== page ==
Building on that, seeing a place like Schmitz Park, where within the city limits of Seattle, you can see an old growth forest and see what the entirety of Seattle used to look like not that long ago. And what we have changed in a hundred and 50 years is really eye opening.



So you're saying we should plant some trees instead of having a recording studio?



In the history of the West Duwamish Greenbelt, Ian and Katie saw an allegory for much of human behavior. 

They explore what it means to destroy, grieve, and endure in their song Affliction, written for the Growing Old Project series.



I’ve an animal’s lust that I’d kill to discard. 

I’d entune this affliction, not exhibit the scars. 

And I’d love to just grow, towards the sun and the heat. 

And be clear of this burden, this common repeat. 

And I could anchor a hill not destroy it for good. And I’d be greater with time, not just bitter and old. 



You can hear the full song, Affliction, from Glass Heart String Choir at the end of this episode, you can also hear it on iTunes, Spotify, YouTube, or download it for free on our website at


How do we entomb this affliction, as Glass Heart String Choir asks?

How might we become anchors of restoration and justice, rather than part of the next destructive wave to hit Seattle? 


No one can restore a forest on their own. 

Just as no one could have drained the Black River on their own. 

What we choose to prioritize as a community manifests itself in our living environment. 

That’s because we are part of our environment.

The physical environment of Seattle tells us who we are as a people, and what we value most. 




As we saw in the West Duwamish Greenbelt, a forest is only resilient to storm, infestation, and climate change if it is diverse. 

That’s because each different type of tree and plant brings something unique to the community, connecting at the roots so that the collective ecosystem grows strong and contiguous.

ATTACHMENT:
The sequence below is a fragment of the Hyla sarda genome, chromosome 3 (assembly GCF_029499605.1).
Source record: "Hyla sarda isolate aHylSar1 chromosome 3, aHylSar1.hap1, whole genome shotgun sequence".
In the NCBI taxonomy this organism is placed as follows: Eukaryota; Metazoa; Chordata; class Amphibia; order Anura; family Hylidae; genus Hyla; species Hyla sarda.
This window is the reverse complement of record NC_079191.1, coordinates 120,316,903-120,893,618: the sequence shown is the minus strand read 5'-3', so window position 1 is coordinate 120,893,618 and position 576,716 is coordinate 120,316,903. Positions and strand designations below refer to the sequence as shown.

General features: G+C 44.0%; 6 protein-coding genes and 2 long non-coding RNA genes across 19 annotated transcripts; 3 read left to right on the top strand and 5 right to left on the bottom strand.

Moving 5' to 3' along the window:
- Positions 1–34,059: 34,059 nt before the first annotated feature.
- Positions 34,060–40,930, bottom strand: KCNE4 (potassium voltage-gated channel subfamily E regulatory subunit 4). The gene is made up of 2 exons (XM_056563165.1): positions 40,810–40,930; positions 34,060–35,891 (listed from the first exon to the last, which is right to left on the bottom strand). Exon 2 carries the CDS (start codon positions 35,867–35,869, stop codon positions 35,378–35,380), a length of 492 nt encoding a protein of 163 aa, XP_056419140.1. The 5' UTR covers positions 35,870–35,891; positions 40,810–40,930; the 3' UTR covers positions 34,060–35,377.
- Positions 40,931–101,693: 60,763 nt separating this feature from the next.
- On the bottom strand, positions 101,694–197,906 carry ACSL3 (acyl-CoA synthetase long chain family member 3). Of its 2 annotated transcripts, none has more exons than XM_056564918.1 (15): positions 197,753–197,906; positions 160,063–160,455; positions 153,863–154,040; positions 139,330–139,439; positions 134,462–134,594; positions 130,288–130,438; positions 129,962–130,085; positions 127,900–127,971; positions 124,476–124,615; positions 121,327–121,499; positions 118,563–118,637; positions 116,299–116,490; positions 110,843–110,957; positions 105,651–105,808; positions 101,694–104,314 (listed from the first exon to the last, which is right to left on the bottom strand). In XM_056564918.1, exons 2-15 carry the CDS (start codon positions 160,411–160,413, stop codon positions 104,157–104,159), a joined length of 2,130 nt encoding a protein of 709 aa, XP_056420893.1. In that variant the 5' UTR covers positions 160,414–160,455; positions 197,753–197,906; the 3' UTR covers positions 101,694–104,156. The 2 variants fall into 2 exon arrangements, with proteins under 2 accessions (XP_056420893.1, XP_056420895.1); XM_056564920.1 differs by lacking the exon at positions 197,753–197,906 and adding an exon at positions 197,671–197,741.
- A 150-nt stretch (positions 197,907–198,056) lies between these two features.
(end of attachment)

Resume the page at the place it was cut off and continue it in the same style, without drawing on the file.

Like a forest, our human roots are intertwined. 

Our community will only be resilient to things like pandemics and climate change if we grow to value difference, and remove the invasive racism that has wound it’s way around our institutions and systems, from health, education, housing, policy, infrastructure, philanthropy, to policing and accountability. 

I met up with Jace to talk about what we can learn from a resilient forest as protests around the city call for immediate action to reform the Seattle Police Department. 



Well, you are in the south end of Seattle, Washington, where I like to say the kids don't get to play hopscotch. This is the area I grew up in. The area I was raised in. I've been living in the south of Seattle for about 30 plus years. Grew up on 48th in front to neck right down the street. And right now we're walking down Rainier Avenue, right in front of Rainier Beach Community Center, the home of where I played ball. So it's a good place to be. 



Jace tries not to interact with SPD, as much as is possible. 



But of course, as a Black man in the United States and Seattle, Washington particularly, I've had my run ins with them. Some of them have treated me with decency and humaneness, some of them have been really for lack of a better term assholes, and make you go through the thing of stepping out the car. I've been out the car I've been on sitting on a sidewalk I've been slammed on a hood. I've been I'm not gonna say roughed up. I've been chased by the police, knee and the neck deep in the back. 

And so when I saw the, even the image of Mr. Floyd laying there, I thought about how lucky I was to survive that, how lucky I was to come home to my children to the community that I love and still be able to share my voice in a way that I consider a blessing. 



Jace has seen locals from Rainier Beach join SPD thinking that they’ll be a part of changing the system, but instead finding themselves changed by it. 



And so when I look at police overall, I think that there's some people that signed up because they thought they would be doing great things. But then when they get a part of a system, and they see what it really is about.